AMPHIBIAWEB
Kassina maculata
Red-legged kassina
family: Hyperoliidae

© 1998 Miguel Vences and Frank Glaw (1 of 9)

View distribution map using BerkeleyMapper.


Conservation Status (definitions)
IUCN (Red List) Status Least Concern (LC)
See IUCN account.
CITES No CITES Listing
Other International Status None
National Status None
Regional Status None

   

Description
A very large (Males 55-65 mm) spotted Kassina from the lowlands of eastern Africa. Digital discs distinct, broader than the width of the subarticular tubercles. Dorsum grey with black oval spots delimited with a thin light line. Hidden parts of limbs, groin and armpits bright red with black spots. Ventrum whitish, sometimes darkly mottled.
Voice. - The males call, often in great numbers, while floating in water. The voice is a coarse, loud "quoick", similar to the other members of the genus, but with a low and indistinct frequency-intensity maximum.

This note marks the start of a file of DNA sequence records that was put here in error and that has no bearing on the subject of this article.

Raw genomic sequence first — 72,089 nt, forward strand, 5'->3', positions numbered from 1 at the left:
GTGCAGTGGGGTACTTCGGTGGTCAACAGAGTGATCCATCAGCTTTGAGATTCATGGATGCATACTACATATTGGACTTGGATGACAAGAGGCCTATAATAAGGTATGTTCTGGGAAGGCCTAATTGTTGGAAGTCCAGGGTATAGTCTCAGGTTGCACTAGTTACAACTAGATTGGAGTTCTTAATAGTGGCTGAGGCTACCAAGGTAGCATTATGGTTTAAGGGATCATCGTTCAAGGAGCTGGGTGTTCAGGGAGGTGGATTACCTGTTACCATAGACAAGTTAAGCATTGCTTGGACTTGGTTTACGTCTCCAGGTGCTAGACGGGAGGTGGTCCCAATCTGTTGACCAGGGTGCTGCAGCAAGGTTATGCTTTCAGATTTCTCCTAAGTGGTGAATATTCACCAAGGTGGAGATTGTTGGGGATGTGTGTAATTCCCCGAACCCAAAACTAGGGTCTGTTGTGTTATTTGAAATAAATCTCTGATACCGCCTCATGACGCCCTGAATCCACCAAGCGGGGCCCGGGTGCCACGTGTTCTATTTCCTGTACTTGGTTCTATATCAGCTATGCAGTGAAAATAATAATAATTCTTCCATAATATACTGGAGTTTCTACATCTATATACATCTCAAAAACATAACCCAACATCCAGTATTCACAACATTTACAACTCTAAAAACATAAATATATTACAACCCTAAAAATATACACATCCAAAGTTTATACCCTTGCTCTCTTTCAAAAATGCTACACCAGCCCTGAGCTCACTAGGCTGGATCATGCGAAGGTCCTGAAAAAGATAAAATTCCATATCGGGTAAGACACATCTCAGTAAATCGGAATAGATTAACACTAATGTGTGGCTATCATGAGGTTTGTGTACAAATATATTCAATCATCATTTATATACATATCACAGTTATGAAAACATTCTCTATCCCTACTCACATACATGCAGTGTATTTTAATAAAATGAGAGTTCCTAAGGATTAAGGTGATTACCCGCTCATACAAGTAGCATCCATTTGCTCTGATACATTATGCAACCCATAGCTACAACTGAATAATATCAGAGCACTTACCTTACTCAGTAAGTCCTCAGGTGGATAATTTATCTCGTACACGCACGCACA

Distribution and Habitat

Country distribution from AmphibiaWeb's database: Kenya, Malawi, Mozambique, South Africa, Swaziland, Tanzania, United Republic of

View distribution map using BerkeleyMapper.
Lowlands of eastern Africa from Kenya to near Durban, South Africa.

Life History, Abundance, Activity, and Special Behaviors
Development. - The eggs are attached to submerged vegetation. The tadpoles becomes large, up to 130 mm (40 + 90). The tail is high, but not as high as in K. senegalensis. Tooth formula 1/3.

Comments
This account was taken from "Treefrogs of Africa" by Arne Schiøtz with kind permission from Edition Chimaira publishers, Frankfurt am Main.

References

Amiet, J. L. (2007). ''Les Phlyctimantis et Kassina du Cameroun.'' Revue Suisse de Zoologie, 114(1), 87-126.

Schiøtz, A. (1999). Treefrogs of Africa. Edition Chimaira, Frankfurt am Main.



Written by Arne Schiøtz (arne AT schiotz.dk), *
First submitted 2001-01-30
Edited by NW (2008-09-10)



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Citation: AmphibiaWeb: Information on amphibian biology and conservation. [web application]. 2016. Berkeley, California: AmphibiaWeb. Available: http://amphibiaweb.org/. (Accessed: Jul 23, 2016).

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